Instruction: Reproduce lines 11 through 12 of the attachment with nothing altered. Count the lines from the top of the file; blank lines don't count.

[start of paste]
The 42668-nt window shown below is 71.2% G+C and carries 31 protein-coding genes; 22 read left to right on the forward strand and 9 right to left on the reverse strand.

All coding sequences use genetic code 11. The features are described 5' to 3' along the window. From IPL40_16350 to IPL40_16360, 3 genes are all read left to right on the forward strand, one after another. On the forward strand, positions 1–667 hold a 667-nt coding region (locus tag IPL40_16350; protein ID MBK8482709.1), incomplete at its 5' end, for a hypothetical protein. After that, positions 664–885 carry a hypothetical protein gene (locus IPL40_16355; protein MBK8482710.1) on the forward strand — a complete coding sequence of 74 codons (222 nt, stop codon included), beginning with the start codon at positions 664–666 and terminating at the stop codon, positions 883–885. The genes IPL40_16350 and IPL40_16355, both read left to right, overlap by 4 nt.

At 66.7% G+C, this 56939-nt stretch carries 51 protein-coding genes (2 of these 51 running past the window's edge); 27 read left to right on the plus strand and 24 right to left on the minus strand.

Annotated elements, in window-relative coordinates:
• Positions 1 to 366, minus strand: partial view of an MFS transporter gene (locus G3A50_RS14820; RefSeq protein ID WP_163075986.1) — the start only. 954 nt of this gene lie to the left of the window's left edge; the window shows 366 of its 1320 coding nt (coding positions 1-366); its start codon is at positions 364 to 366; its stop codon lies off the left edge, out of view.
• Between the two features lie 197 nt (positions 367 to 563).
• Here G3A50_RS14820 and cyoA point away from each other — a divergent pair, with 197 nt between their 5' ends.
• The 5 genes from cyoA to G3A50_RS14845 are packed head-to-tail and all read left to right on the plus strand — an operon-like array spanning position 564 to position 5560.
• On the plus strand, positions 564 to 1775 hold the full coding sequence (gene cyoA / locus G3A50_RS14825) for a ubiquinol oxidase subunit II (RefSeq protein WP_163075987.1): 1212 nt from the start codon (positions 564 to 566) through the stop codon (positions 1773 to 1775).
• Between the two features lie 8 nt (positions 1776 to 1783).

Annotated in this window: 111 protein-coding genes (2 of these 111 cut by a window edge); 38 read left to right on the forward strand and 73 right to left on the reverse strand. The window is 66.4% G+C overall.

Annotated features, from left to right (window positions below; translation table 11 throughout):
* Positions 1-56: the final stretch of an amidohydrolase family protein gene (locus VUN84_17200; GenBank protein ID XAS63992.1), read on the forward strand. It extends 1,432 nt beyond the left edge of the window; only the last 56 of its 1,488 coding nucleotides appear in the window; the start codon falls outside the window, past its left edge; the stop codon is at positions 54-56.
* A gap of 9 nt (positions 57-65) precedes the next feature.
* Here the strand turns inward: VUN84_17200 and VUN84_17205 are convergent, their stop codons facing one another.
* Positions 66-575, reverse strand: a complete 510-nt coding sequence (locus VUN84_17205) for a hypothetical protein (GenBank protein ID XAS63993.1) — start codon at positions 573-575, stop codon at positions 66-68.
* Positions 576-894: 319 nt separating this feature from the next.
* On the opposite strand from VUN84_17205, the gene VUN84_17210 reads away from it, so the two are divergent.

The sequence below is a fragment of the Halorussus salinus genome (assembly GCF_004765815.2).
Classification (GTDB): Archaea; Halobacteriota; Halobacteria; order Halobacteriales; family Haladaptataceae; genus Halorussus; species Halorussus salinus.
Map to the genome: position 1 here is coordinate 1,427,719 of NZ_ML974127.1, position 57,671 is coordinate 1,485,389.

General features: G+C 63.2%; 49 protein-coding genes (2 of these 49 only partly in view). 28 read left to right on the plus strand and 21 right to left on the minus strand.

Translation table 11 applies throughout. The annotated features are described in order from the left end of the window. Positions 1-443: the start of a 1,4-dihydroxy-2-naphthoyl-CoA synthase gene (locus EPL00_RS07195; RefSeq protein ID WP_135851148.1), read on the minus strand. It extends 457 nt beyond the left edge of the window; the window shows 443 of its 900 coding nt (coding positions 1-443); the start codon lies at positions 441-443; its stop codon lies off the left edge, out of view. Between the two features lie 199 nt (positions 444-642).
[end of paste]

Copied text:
Annotated in this window: 111 protein-coding genes (2 of these 111 cut by a window edge); 38 read left to right on the forward strand and 73 right to left on the reverse strand. The window is 66.4% G+C overall.

Annotated features, from left to right (window positions below; translation table 11 throughout):